During custody litigation, parental decisions are often under a microscope. The smallest and most innocent parental decisions can be fuel in arguing primary parent status. Primary parent status not only allows the primary parent majority of overnight parenting time with the child, it can also allow that parent to claim the child as a dependent for tax return purposes, and to possibly avoid paying child support. Thus, primary parent status can be very valuable. Parties must be careful and cognizant of the effect their parental decisions may have on the litigation because parties will go to aggressive lengths to obtain that title.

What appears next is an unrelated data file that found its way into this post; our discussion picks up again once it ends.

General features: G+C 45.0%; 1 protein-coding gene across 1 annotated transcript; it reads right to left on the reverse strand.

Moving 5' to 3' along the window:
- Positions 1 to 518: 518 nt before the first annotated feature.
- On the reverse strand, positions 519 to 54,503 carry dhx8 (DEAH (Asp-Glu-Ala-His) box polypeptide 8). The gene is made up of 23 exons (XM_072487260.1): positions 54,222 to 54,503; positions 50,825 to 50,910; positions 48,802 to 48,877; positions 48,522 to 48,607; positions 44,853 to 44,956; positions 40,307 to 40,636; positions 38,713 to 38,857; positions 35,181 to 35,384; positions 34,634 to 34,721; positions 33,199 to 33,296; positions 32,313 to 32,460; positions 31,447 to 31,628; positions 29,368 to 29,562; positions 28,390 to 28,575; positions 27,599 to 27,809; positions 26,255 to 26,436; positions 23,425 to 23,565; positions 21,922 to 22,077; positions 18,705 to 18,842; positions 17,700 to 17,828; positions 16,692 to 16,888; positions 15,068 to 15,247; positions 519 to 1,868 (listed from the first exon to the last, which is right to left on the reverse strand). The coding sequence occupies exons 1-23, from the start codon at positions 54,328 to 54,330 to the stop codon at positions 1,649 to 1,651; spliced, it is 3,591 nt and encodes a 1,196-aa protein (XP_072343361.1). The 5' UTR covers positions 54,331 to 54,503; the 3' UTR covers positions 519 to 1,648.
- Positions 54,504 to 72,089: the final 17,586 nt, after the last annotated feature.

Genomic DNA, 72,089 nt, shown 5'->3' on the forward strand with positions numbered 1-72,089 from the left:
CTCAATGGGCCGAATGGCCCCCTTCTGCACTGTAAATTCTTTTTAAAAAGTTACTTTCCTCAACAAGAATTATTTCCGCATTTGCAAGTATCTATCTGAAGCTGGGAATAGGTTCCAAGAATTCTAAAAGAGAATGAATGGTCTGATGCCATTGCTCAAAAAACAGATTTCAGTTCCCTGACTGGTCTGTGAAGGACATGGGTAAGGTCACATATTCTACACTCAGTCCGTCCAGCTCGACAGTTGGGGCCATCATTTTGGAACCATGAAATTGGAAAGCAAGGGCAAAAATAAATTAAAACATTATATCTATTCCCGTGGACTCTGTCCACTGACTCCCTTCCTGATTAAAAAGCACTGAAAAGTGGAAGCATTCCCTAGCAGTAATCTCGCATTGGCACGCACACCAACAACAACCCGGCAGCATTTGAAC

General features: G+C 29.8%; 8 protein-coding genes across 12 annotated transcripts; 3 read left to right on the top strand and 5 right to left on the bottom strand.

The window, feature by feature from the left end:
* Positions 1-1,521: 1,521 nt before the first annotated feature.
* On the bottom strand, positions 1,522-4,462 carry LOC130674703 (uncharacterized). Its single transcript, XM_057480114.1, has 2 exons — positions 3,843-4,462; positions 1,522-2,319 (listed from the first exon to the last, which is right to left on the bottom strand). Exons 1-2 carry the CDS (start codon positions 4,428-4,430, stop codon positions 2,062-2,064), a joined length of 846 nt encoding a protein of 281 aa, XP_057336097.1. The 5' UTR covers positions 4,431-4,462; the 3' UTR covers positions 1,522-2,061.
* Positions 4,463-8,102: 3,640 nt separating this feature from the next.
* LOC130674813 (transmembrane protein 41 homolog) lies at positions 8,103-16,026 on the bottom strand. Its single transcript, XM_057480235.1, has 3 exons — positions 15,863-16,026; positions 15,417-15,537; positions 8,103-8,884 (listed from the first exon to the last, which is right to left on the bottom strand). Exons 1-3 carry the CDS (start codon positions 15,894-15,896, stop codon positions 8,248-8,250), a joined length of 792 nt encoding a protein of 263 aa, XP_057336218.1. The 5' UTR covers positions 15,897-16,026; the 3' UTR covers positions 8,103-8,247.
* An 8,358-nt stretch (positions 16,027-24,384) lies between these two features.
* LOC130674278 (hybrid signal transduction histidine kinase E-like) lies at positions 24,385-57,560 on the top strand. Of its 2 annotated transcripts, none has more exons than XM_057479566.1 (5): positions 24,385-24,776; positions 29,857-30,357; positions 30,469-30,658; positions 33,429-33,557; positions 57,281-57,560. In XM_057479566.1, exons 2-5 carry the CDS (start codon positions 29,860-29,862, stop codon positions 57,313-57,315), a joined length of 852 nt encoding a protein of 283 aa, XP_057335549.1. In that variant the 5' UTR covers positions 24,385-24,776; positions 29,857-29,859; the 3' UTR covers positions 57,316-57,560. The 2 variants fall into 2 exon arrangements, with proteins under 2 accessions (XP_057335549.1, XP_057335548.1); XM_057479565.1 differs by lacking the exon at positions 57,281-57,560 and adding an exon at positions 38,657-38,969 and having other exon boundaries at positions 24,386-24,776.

For example, in one New Jersey case, the parties litigated over whether it was “an abuse of parental discretion” for the mother to bring their 11 year old daughter to a Pink concert. Ultimately, the court found that the concert was not harmful to the child, but there is no doubt that this dispute over one night at a rock concert cost the parties unnecessary attorney fees and stress. Judge Lawrence Jones, who presided over the case, got it right when he stated, “When all the smoke from the custody litigation clears, it will be self-evident that all which happened here is that a young girl went to her first rock concert with her mother and had a really great time.”